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Chennai A Vibrant Place In The Vicinity Of Nature

Chennai has been voted among the Top 10 destinations must visit for the 2015 in India. Overtaking New Delhi and Mumbai, Chennai previously known as Madras (1996) has been the most visited city since 2008. Tourism in Chennai encompasses handsomely carved temples, quiet beaches and colonial monuments and is a popular destination for medical tourism.

Chennai is the capital city of the Tamil Nadu state, located on the Coromandel Coast off the Bay of Bengal. With a population of around six million, the city is the fourth most populous metropolitan area and the fifth most populous city in India. Spread over 200 square kilometer (77 sq.mi) with the Bay of Bengal on the east, the city is the gateway to the rest of South India. The city is known for wide and sandy beaches. The 15 kilometer (10 mi) long and up to 500 meter (1640 ft) wide Marina Beach is one of the longest beaches in India, featuring the Light House, memorials, statues, walkways, gardens and drives alongside the beach front.

Chennai is a prosperous city often referred to as the Detroit of India for its automobile industry, computer, technology, hardware manufacturing, and healthcare industries. The city is a major cultural, economic and educational center of the South India and an important centre for Carnatic Music. The city hosts a large cultural event, the annual Madras Music Season, which includes performances by hundreds of artists.The city has a diverse theatre scene and is known for its classical dance shows. Chennai is one of the important centres for Bharata Natyam, a classical dance form that originated in Tamil Nadu and is the oldest dance form of India. The city is also the base for the Tamil film industry, known as Kollywood producing films in the Tamil language.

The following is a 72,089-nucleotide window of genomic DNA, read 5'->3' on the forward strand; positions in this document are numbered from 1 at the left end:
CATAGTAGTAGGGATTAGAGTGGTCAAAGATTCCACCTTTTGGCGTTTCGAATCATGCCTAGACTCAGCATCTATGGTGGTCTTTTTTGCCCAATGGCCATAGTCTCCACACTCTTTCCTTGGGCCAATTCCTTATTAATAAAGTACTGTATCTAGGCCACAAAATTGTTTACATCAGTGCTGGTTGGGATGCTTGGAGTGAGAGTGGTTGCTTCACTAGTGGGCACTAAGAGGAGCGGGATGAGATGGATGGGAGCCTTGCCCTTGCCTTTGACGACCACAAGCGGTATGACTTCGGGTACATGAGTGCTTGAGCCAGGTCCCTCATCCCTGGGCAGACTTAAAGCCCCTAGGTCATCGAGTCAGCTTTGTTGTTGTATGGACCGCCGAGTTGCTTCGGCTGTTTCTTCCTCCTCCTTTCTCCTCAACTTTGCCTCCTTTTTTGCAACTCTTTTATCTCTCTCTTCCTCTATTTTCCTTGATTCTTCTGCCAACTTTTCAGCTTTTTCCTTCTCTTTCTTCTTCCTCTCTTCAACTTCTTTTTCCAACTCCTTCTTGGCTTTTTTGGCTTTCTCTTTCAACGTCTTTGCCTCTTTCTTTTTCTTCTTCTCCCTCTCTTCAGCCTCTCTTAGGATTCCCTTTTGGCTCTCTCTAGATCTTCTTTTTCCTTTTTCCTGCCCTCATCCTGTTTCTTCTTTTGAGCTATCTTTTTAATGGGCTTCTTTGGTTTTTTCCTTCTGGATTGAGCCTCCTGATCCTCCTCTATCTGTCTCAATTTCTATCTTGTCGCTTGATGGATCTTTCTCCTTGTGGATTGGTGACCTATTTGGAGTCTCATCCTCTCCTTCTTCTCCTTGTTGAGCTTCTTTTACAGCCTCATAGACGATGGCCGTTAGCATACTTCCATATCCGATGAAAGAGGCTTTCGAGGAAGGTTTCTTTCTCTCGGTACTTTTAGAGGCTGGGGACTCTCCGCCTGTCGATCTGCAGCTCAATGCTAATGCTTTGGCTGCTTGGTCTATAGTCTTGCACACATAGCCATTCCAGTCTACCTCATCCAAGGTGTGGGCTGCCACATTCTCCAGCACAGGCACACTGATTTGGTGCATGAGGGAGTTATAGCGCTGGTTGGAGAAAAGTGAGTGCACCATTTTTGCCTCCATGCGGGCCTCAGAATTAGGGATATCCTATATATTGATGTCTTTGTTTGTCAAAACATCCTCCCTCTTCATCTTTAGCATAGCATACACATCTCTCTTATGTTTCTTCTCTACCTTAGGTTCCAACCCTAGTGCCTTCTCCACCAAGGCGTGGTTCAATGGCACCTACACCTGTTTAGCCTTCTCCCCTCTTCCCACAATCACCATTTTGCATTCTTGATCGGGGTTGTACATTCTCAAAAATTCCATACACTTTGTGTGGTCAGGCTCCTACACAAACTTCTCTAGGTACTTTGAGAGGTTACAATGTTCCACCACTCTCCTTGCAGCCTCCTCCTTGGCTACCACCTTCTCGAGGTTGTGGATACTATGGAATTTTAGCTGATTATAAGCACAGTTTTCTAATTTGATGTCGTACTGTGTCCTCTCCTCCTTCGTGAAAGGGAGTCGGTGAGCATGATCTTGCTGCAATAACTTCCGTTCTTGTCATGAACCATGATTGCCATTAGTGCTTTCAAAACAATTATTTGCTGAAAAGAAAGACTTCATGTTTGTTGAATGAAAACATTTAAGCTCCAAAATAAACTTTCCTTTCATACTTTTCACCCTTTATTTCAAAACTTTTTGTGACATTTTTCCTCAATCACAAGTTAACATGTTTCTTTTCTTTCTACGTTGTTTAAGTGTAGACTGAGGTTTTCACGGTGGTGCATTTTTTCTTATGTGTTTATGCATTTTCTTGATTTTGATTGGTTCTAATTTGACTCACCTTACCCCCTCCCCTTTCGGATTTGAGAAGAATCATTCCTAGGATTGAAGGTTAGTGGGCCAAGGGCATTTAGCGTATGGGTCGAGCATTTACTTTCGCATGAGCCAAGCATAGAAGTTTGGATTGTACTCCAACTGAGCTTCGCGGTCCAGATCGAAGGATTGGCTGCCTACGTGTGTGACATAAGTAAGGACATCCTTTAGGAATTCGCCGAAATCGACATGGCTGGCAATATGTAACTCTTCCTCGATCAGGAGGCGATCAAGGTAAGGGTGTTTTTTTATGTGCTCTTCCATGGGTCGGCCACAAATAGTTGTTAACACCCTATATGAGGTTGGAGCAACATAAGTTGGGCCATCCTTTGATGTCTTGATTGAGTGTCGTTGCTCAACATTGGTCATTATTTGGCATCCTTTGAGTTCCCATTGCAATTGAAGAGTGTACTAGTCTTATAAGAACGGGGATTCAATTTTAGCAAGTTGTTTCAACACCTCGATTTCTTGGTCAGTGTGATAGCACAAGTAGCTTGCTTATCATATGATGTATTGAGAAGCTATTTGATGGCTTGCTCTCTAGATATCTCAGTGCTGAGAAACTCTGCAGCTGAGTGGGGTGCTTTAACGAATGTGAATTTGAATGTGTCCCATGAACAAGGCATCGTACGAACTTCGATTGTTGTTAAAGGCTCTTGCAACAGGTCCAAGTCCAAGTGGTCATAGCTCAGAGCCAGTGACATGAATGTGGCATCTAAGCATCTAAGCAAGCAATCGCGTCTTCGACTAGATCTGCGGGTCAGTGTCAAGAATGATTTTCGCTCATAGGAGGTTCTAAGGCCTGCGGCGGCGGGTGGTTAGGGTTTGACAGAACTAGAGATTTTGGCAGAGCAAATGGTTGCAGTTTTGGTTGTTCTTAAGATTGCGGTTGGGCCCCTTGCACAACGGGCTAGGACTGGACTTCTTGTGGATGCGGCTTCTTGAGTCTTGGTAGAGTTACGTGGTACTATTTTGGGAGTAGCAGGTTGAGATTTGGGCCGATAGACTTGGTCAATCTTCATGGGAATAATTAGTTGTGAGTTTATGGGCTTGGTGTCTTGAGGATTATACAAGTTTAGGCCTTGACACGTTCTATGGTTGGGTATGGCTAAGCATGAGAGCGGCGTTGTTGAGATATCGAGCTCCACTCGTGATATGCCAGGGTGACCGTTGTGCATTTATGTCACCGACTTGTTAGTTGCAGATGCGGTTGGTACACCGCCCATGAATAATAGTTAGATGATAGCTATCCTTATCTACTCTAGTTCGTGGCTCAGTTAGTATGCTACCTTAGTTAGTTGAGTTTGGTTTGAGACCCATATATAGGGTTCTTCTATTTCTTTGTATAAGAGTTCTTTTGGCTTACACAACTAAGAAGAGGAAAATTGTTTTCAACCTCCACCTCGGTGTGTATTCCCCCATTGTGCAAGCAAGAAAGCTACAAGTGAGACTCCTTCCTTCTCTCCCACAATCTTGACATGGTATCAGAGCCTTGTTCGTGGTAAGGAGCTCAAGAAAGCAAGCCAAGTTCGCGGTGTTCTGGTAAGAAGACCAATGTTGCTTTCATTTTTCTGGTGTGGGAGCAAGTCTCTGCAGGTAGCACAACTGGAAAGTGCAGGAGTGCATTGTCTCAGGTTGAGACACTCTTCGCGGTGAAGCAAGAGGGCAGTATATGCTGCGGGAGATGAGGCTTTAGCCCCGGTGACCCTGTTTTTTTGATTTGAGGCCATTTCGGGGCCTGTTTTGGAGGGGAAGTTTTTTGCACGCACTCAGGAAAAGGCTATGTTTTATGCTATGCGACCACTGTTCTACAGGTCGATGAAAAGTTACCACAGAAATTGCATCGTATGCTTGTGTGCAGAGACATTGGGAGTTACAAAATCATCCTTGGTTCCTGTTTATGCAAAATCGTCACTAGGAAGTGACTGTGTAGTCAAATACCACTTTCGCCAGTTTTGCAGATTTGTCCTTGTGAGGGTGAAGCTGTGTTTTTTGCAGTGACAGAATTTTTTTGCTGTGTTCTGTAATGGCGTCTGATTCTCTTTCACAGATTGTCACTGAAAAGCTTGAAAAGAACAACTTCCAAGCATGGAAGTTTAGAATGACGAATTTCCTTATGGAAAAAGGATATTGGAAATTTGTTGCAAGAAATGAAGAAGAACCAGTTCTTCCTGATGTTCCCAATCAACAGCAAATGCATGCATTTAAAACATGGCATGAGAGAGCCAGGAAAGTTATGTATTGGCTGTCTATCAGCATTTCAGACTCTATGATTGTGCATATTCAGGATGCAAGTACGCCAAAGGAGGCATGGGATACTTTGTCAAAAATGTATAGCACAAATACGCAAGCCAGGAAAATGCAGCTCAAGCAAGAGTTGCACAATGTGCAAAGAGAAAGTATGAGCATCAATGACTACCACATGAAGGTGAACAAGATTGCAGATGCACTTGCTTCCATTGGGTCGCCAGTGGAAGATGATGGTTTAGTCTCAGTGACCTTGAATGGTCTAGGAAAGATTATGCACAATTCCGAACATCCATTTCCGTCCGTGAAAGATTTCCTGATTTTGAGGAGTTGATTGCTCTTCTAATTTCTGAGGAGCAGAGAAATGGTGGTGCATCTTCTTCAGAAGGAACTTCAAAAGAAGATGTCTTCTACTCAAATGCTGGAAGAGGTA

More than any other city in India, Chennai is a true reflection of this country’s diversity. The architecture of the city encompasses many varied styles. The oldest buildings date back to the 7th and 8th centuries CE and are fine examples of the Dravidian architecture, the architecture styles of the Pallavas, Cholas and Vijayanagara empires. The Parthasarathy Temple in Triplicane and Kapaleeshwarar Temple in Mylapore are the oldest structures in the city. The UNESCO World heritage temples at Mamallapuram at the outskirts of the city include the elements of the Pallava architecture. The traditional row houses surrounding a temple can still be seen in these areas. Armenian Church in Chennai built in 1712 is considered to be among the oldest churches on the Indian subcontinent. In time, the city also saw a rise in a blend of Hindu, Islamic and Gothic revival styles resulting in the unique Indo –Saracenicstyle. Some of the fine examples are the imposing buildings of the Chepauk Palace, Southern Railway Headquarters, Madras High Court, Ripon Building, Government Museum, Victoria Public Hall and the College of Engineering. By the early 20th century, the art deco style also made its entry upon the city's urban landscape, including the United India building and many others. After Independence (1947) the city witnessed a rise in the Modernism style of architecture. Nowadays the southern and south-western sides of the city are experiencing vertical growth with the construction of buildings up to 50 floors.

Recent years have added a new layer to the city consisting of a big portion of cosmopolitan glamour, in the shape of luxury hotels, sparkling boutiques, classy contemporary restaurants and clubs open well into the night. With its historic landmarks and buildings, cultural and art centers and parks, exploring Chennai can be wondrous. Chennai is an attraction in itself with its own unique charm, which sets it aside from the rest of the big cities of the country. A great confluence of rich tradition, varied heritage, modern amenities and technology, makes Chennai a vibrant place in the vicinity of nature.

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